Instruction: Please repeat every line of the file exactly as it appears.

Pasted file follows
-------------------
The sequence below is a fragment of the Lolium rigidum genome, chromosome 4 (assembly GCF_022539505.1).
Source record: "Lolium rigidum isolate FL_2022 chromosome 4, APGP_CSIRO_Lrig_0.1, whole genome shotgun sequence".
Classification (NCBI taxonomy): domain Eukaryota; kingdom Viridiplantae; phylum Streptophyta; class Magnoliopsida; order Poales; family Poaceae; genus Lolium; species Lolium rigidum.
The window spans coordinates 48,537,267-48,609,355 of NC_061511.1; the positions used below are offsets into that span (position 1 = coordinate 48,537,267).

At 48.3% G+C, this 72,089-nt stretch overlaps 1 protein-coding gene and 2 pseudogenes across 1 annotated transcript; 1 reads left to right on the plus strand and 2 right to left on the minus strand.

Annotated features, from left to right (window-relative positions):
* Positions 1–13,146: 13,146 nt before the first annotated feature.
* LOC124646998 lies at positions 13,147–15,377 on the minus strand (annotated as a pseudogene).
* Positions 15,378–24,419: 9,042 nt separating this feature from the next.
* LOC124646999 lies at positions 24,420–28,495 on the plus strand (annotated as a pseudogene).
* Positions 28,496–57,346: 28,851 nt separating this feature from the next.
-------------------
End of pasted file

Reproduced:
The sequence below is a fragment of the Lolium rigidum genome, chromosome 4 (assembly GCF_022539505.1).
Source record: "Lolium rigidum isolate FL_2022 chromosome 4, APGP_CSIRO_Lrig_0.1, whole genome shotgun sequence".
Classification (NCBI taxonomy): domain Eukaryota; kingdom Viridiplantae; phylum Streptophyta; class Magnoliopsida; order Poales; family Poaceae; genus Lolium; species Lolium rigidum.
The window spans coordinates 48,537,267-48,609,355 of NC_061511.1; the positions used below are offsets into that span (position 1 = coordinate 48,537,267).

At 48.3% G+C, this 72,089-nt stretch overlaps 1 protein-coding gene and 2 pseudogenes across 1 annotated transcript; 1 reads left to right on the plus strand and 2 right to left on the minus strand.

Annotated features, from left to right (window-relative positions):
* Positions 1–13,146: 13,146 nt before the first annotated feature.
* LOC124646998 lies at positions 13,147–15,377 on the minus strand (annotated as a pseudogene).
* Positions 15,378–24,419: 9,042 nt separating this feature from the next.
* LOC124646999 lies at positions 24,420–28,495 on the plus strand (annotated as a pseudogene).
* Positions 28,496–57,346: 28,851 nt separating this feature from the next.